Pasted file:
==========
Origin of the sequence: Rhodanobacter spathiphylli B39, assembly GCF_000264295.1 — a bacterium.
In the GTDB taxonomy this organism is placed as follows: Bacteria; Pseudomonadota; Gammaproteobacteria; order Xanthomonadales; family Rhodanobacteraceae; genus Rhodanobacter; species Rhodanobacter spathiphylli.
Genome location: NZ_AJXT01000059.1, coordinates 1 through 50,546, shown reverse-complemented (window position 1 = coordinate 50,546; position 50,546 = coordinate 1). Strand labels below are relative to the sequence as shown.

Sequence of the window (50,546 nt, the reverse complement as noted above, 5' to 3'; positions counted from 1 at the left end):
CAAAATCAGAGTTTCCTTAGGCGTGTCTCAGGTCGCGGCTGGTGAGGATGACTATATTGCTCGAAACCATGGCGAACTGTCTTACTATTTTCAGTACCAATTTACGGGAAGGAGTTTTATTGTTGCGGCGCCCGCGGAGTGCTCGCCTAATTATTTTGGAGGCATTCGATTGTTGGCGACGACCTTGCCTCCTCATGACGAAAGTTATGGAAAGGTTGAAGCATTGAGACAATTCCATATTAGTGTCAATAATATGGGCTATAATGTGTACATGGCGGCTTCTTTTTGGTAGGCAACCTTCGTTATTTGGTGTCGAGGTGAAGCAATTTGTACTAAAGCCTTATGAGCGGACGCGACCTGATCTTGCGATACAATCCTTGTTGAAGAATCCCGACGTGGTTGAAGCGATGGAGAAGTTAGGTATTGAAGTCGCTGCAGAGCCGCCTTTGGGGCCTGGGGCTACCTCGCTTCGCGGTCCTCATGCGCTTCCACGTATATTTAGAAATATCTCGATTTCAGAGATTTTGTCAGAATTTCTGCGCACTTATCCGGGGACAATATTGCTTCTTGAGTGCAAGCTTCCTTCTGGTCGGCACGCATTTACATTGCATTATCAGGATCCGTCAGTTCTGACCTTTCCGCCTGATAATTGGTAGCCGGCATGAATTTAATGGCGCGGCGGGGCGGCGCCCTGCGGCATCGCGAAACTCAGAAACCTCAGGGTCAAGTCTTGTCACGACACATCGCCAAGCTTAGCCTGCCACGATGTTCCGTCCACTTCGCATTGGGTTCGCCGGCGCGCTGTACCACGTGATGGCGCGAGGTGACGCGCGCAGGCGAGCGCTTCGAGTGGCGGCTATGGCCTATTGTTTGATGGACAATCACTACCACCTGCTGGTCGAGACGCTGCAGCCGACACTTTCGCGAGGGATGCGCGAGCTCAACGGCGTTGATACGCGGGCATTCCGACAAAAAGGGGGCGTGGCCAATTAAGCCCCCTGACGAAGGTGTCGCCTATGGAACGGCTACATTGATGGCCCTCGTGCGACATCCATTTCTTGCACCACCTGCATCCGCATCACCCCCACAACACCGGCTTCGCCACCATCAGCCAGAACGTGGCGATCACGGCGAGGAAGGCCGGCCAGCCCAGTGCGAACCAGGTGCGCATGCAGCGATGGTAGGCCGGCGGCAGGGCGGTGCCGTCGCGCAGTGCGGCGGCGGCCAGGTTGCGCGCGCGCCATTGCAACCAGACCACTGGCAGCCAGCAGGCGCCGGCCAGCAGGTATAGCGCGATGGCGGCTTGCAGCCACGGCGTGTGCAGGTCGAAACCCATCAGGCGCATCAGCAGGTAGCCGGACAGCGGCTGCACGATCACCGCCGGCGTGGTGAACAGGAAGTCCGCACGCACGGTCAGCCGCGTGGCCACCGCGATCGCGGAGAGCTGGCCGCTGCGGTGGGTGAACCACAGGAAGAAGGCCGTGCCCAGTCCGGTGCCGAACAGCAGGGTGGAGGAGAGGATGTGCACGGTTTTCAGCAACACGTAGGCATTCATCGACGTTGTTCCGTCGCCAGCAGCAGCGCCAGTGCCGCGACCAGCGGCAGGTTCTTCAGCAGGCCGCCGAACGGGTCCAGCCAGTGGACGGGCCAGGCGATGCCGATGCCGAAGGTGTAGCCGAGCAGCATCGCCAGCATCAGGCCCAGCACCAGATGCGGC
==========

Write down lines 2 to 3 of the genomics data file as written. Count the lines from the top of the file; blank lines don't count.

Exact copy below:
In the GTDB taxonomy this organism is placed as follows: Bacteria; Pseudomonadota; Gammaproteobacteria; order Xanthomonadales; family Rhodanobacteraceae; genus Rhodanobacter; species Rhodanobacter spathiphylli.
Genome location: NZ_AJXT01000059.1, coordinates 1 through 50,546, shown reverse-complemented (window position 1 = coordinate 50,546; position 50,546 = coordinate 1). Strand labels below are relative to the sequence as shown.